Monday, March 19, 2018


It's starting to look like spring out there after another pretty long winter. It can be a little hard to stay in shape over the winter in Montana, as the cold, snow, and dark all conspire to keep you on the couch with a tasty local beer. While the couch and beer are appealing, and it is nice to have a bit of a winter break, I don't want to spend too much time sitting around getting fat and out of shape.

With thoughts of springtime bike maintenance, upgrades, and new equipment in mind I tried to keep my winter time expenditures to a minimum, so no, I still don't have a fat bike or a fancy backcountry ski setup. Or even XC skis. Those things would do a much better job at keeping me active during the winter as riding on a trainer is really not very fun. I did at least managed to stay a little active. After an early november snowstorm the roads cleared up and I manged to get a good amount of riding in during november and december. Then around mid-January things cleared up a bit, and despite being a little cold I got in a few more miles in Jan-Feb.

That was a run of about 350 miles, but then around mid feb it became winter again which resulted in less riding, and it was March before I got out again, which brings us to now. During those bouts of winter I did XC ski a few times, which is pretty boring, ran and hiked, rode the trainer once or twice, and started lifting weights. The weights is something I've talked about doing for awhile now. I've mostly been concentrating on squats and deadifts but do work in other stuff to help with upper body strength as well. I see a lot of pros lifting weights and added leg, and general strength really seem like they should be beneficial on the bike. So hopefully I'll be able to keep that up once or twice a week, ride consistently, eat better, drink less, and be a little faster this year. However it's already the middle of march and I feel behind. Speedwagon is coming up on the 31st and then the gravel challenge is mid-april. So I'd better get out there.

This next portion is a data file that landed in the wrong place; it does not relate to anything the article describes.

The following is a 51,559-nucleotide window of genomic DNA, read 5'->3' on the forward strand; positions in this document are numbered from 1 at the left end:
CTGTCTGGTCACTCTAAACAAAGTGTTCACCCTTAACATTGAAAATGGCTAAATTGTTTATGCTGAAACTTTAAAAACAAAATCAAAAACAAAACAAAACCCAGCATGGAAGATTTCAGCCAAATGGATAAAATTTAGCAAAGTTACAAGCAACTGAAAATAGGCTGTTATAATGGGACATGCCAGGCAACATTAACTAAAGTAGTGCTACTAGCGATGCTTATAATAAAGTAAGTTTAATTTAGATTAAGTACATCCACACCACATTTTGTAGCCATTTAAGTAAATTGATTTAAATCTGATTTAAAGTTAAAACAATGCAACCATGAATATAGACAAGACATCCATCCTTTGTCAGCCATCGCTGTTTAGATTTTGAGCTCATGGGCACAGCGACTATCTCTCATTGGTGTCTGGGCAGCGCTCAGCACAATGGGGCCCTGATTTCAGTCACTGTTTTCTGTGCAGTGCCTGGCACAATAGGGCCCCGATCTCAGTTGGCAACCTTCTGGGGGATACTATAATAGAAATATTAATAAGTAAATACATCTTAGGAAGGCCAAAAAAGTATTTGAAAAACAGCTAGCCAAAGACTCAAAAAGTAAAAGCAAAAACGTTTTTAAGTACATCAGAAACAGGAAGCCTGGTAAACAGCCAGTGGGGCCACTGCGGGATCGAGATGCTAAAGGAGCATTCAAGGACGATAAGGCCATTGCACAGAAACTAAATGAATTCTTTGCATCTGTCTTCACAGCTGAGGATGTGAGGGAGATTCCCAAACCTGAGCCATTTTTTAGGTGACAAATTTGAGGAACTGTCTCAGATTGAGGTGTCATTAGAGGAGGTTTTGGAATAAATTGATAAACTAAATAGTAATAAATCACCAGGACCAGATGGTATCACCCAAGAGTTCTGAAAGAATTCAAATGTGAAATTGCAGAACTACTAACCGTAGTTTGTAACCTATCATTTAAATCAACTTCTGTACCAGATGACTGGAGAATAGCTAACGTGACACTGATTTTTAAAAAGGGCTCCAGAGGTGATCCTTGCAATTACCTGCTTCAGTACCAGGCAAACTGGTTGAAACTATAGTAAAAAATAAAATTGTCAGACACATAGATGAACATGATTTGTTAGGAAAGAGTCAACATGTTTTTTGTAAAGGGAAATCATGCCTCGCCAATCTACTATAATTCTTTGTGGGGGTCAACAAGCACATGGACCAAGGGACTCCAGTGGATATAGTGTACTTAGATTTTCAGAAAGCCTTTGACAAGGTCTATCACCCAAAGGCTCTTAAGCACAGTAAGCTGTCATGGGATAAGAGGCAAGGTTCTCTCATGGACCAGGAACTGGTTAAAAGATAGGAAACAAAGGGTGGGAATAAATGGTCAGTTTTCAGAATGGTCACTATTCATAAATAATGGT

Friday, January 26, 2018

Gear ratios and calculators

You might have noticed I talk about gearing a lot, especially after buying two new drivetrains last year. The other point of view is "I don't care, I just ride my bike," but I'm not like that. Instead I like to stare at a bunch of numbers on a screen and try to determine which will be the better combination of gears. While there is definitely merit to just riding a bike, if going up hills seems too hard, or you are always spinning your pedals too fast on downhills, it's worth considering different combinations. And then, if you're doing what I did and going to a 1x setup, it's a good idea to compare what you're getting with what you have.